ViacomCBS  said Friday it’s closed on the acquistion of a 49% stake in Miramax from owner beIN Media Group, whih will retain 51% in the company. The current Miramax leadership team will continue in their existing roles.

ViacomCBS said that $150 million of the $375 million pricetag was paid at closing and it’s committed to invest $225 million – comprised of $45 million annually over the next five years – to be used for new film and television productions and working capital.

Paramount Pictures also entered into an exclusive, long-term distribution agreement for Miramax’s film library and an exclusive, long-term first-look agreement allowing Paramount Pictures to develop, produce, finance and distribute new film and television projects based on Miramax IP.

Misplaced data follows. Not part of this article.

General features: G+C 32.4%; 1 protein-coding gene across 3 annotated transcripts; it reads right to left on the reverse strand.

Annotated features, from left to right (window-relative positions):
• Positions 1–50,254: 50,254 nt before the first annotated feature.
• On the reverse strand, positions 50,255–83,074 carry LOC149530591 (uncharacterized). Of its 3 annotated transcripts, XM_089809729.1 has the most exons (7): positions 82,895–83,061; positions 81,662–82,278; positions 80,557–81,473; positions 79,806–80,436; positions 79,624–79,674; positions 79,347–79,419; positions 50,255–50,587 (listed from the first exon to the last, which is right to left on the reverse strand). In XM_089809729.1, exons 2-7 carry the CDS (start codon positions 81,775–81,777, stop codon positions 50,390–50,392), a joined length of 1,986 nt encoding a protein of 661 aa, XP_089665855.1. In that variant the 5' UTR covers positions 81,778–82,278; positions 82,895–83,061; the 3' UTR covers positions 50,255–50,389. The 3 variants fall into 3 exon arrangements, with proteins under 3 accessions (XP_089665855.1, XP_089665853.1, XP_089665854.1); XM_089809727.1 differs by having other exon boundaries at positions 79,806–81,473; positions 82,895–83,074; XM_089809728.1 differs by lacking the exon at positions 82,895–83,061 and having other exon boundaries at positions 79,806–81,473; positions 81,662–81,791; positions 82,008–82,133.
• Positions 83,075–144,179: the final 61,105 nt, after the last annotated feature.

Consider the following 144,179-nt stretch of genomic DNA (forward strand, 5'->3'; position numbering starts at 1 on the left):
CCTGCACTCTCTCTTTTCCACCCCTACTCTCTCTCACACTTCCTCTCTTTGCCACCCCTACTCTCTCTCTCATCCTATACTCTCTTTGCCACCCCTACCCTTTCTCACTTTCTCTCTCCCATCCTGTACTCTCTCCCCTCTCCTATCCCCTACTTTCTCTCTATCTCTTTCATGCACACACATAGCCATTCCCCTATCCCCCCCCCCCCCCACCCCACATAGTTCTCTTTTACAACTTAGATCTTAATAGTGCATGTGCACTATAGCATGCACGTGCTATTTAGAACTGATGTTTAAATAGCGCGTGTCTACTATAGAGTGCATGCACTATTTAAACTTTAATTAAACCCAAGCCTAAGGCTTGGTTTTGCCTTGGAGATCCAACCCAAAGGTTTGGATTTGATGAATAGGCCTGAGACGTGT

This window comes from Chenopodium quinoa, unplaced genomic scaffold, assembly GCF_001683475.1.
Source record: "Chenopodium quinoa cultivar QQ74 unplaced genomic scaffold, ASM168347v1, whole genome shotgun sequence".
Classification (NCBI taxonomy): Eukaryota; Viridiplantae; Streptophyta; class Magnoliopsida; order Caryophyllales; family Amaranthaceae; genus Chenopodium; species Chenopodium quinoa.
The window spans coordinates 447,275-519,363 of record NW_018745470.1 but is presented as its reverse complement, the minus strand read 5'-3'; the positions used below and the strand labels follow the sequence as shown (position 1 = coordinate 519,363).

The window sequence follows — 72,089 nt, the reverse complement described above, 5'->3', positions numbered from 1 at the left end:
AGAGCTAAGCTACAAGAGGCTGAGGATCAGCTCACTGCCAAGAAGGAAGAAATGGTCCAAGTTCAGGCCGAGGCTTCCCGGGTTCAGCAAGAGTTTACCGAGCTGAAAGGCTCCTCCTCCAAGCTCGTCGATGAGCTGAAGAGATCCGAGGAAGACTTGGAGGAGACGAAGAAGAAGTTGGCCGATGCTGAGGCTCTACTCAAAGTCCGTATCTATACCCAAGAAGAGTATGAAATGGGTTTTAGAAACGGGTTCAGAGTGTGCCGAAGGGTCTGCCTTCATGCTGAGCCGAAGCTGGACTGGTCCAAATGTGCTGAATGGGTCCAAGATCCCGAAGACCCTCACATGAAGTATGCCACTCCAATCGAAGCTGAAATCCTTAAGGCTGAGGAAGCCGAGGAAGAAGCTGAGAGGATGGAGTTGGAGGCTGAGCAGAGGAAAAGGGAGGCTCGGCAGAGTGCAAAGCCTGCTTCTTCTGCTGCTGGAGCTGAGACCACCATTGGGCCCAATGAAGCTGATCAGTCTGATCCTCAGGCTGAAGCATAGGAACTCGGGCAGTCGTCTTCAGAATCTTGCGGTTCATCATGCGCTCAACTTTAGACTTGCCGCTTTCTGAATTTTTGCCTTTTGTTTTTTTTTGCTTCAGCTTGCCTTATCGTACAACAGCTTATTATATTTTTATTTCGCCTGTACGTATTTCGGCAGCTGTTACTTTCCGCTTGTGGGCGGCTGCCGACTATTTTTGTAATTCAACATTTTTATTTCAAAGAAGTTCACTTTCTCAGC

Qatar-based entertainment company beIn Media Group bought Miramax – originally launched in 1979 by Bob ad Harvey Weinstein – in 2016 from shareholders Qatar Investment Authority and Colony Capital.

The Miramax library contains more than 700 titles including Best Picture Oscar winners The English PatientChicagoShakespeare in Love and No Country for Old Men.

“This represents a major investment in and endorsement of our thriving Miramax business, which has grown in value under beIN Media Group’s ownership and has a fantastic future ahead with major new movies and unexploited premium dramas. We are thrilled to partner with ViacomCBS and Paramount to explore further opportunities around Miramax’s iconic IP, and also at group level,” said beIn Media chairman Nasser Al-Khelaifi. The partership with the U.S. media conglom, “substantially increases the scale of our entertainment business [and] further underlines beIN’s ambitions on the global stage.”